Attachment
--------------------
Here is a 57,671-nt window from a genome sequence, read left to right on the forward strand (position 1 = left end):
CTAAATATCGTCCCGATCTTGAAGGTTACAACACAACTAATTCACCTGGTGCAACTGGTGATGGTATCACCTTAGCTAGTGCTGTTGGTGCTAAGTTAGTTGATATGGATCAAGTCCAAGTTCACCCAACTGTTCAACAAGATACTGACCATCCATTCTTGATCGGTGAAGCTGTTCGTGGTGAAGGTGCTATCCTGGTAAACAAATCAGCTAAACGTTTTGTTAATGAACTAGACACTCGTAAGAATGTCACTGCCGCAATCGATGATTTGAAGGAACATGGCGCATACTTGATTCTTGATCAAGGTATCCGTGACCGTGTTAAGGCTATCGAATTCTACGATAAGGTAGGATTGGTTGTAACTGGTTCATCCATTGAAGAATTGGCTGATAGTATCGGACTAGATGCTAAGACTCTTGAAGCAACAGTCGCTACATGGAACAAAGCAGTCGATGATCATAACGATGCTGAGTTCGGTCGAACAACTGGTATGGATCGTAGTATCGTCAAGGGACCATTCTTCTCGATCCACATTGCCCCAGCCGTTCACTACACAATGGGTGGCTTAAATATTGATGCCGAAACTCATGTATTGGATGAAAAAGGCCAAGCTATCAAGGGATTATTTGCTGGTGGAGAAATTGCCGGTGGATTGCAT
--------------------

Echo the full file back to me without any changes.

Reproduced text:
Here is a 57,671-nt window from a genome sequence, read left to right on the forward strand (position 1 = left end):
CTAAATATCGTCCCGATCTTGAAGGTTACAACACAACTAATTCACCTGGTGCAACTGGTGATGGTATCACCTTAGCTAGTGCTGTTGGTGCTAAGTTAGTTGATATGGATCAAGTCCAAGTTCACCCAACTGTTCAACAAGATACTGACCATCCATTCTTGATCGGTGAAGCTGTTCGTGGTGAAGGTGCTATCCTGGTAAACAAATCAGCTAAACGTTTTGTTAATGAACTAGACACTCGTAAGAATGTCACTGCCGCAATCGATGATTTGAAGGAACATGGCGCATACTTGATTCTTGATCAAGGTATCCGTGACCGTGTTAAGGCTATCGAATTCTACGATAAGGTAGGATTGGTTGTAACTGGTTCATCCATTGAAGAATTGGCTGATAGTATCGGACTAGATGCTAAGACTCTTGAAGCAACAGTCGCTACATGGAACAAAGCAGTCGATGATCATAACGATGCTGAGTTCGGTCGAACAACTGGTATGGATCGTAGTATCGTCAAGGGACCATTCTTCTCGATCCACATTGCCCCAGCCGTTCACTACACAATGGGTGGCTTAAATATTGATGCCGAAACTCATGTATTGGATGAAAAAGGCCAAGCTATCAAGGGATTATTTGCTGGTGGAGAAATTGCCGGTGGATTGCAT